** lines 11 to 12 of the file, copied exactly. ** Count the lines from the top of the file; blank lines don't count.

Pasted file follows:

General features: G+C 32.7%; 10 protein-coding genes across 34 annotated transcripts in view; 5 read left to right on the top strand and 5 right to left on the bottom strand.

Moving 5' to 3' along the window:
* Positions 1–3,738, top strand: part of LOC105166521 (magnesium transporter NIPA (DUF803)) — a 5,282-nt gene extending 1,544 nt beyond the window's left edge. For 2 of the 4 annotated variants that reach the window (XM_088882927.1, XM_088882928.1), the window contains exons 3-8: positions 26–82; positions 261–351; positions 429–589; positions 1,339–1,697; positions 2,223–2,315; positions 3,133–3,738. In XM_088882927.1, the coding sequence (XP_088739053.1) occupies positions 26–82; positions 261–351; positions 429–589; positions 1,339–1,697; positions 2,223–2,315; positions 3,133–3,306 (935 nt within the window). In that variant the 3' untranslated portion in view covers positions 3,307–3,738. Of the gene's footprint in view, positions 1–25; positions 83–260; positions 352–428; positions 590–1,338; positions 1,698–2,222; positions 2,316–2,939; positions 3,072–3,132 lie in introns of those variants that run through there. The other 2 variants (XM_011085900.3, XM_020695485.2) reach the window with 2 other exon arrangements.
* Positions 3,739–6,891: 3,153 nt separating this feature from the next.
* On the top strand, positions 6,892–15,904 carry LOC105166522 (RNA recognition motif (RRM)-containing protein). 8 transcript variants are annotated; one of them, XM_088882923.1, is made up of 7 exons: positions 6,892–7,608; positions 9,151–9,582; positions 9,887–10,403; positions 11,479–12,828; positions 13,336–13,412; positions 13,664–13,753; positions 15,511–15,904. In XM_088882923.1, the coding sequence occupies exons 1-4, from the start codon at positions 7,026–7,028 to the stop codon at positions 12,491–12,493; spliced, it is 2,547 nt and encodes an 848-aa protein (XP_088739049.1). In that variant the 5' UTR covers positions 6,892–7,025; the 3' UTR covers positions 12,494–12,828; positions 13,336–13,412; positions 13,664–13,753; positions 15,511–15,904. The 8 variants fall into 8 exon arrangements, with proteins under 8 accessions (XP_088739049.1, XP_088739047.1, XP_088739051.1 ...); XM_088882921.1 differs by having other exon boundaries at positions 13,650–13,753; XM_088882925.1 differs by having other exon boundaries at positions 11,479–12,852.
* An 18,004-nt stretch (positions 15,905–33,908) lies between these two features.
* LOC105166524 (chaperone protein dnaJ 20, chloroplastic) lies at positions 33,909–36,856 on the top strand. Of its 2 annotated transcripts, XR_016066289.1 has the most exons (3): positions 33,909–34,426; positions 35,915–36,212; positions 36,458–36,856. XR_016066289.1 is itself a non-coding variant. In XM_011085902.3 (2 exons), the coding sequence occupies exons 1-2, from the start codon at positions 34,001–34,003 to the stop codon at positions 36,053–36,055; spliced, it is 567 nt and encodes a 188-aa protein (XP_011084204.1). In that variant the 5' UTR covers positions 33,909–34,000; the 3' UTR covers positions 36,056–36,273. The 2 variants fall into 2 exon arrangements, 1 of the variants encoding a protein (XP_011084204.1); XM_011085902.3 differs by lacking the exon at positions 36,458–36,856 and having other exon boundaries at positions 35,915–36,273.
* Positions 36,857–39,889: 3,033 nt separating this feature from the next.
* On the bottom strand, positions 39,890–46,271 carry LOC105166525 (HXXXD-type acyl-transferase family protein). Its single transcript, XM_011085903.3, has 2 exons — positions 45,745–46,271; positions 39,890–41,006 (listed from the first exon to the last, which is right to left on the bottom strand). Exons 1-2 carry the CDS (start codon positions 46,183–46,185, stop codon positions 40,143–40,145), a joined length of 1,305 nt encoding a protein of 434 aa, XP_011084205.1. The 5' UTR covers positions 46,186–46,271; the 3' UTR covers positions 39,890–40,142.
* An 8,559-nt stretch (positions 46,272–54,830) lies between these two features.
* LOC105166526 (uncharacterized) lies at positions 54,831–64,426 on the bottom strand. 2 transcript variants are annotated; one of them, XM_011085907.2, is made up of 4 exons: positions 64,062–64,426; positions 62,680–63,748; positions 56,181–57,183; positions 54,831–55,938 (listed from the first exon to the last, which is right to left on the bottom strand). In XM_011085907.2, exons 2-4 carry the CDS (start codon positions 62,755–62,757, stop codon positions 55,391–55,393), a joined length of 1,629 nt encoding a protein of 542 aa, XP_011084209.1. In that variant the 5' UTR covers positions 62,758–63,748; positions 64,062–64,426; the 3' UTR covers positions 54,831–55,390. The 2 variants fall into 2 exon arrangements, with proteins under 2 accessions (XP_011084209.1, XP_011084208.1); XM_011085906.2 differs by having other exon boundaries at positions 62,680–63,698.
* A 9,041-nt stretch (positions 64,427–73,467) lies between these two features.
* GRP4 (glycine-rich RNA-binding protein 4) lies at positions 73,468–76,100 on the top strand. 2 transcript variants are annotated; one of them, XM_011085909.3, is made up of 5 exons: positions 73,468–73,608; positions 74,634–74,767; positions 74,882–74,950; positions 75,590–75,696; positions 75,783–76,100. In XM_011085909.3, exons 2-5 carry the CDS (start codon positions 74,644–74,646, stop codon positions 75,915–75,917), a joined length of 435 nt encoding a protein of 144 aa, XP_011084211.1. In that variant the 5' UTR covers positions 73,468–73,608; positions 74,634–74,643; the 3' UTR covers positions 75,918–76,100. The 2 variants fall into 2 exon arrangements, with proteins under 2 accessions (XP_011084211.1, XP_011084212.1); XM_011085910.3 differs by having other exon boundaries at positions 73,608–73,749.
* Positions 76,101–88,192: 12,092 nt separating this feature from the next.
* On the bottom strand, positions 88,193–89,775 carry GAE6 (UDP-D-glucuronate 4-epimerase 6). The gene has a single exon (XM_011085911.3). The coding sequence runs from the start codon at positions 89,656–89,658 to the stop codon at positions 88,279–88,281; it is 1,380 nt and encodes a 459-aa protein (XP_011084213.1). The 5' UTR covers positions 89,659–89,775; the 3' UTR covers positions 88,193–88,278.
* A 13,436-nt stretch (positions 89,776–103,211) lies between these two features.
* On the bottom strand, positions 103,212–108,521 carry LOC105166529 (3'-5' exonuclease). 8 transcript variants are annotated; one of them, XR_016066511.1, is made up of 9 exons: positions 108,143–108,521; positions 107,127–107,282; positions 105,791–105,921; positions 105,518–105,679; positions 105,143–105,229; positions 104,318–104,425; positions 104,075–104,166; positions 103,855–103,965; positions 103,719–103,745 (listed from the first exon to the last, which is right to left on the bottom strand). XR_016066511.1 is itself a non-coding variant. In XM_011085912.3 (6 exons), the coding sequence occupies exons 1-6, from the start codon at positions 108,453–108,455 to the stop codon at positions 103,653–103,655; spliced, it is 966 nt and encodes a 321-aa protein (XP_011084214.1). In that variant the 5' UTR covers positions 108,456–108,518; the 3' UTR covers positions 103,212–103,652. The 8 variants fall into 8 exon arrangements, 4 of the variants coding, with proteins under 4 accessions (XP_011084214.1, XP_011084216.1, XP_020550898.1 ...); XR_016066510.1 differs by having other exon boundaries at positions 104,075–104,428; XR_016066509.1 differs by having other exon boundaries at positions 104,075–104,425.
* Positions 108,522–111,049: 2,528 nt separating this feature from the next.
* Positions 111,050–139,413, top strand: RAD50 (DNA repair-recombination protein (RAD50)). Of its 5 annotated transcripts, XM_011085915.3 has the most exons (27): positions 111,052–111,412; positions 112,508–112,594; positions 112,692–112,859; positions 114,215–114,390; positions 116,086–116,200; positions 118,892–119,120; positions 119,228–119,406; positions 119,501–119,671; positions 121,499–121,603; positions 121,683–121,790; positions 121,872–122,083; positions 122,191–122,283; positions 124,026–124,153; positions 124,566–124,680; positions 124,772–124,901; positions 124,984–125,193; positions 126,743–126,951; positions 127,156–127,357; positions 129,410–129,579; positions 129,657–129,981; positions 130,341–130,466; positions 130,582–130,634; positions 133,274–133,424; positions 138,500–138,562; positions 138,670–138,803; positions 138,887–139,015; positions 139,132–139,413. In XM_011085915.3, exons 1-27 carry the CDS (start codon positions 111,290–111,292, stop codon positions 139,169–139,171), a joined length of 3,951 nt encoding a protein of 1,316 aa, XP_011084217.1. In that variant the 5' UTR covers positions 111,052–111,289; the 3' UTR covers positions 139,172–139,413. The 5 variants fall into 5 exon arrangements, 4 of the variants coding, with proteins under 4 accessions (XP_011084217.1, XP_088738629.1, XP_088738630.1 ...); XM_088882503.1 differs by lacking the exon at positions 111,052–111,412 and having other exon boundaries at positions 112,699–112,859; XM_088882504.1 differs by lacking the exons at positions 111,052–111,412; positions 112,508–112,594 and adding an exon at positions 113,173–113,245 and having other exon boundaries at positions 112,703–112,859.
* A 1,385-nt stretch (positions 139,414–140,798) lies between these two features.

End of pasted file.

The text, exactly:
* LOC105166526 (uncharacterized) lies at positions 54,831–64,426 on the bottom strand. 2 transcript variants are annotated; one of them, XM_011085907.2, is made up of 4 exons: positions 64,062–64,426; positions 62,680–63,748; positions 56,181–57,183; positions 54,831–55,938 (listed from the first exon to the last, which is right to left on the bottom strand). In XM_011085907.2, exons 2-4 carry the CDS (start codon positions 62,755–62,757, stop codon positions 55,391–55,393), a joined length of 1,629 nt encoding a protein of 542 aa, XP_011084209.1. In that variant the 5' UTR covers positions 62,758–63,748; positions 64,062–64,426; the 3' UTR covers positions 54,831–55,390. The 2 variants fall into 2 exon arrangements, with proteins under 2 accessions (XP_011084209.1, XP_011084208.1); XM_011085906.2 differs by having other exon boundaries at positions 62,680–63,698.
* A 9,041-nt stretch (positions 64,427–73,467) lies between these two features.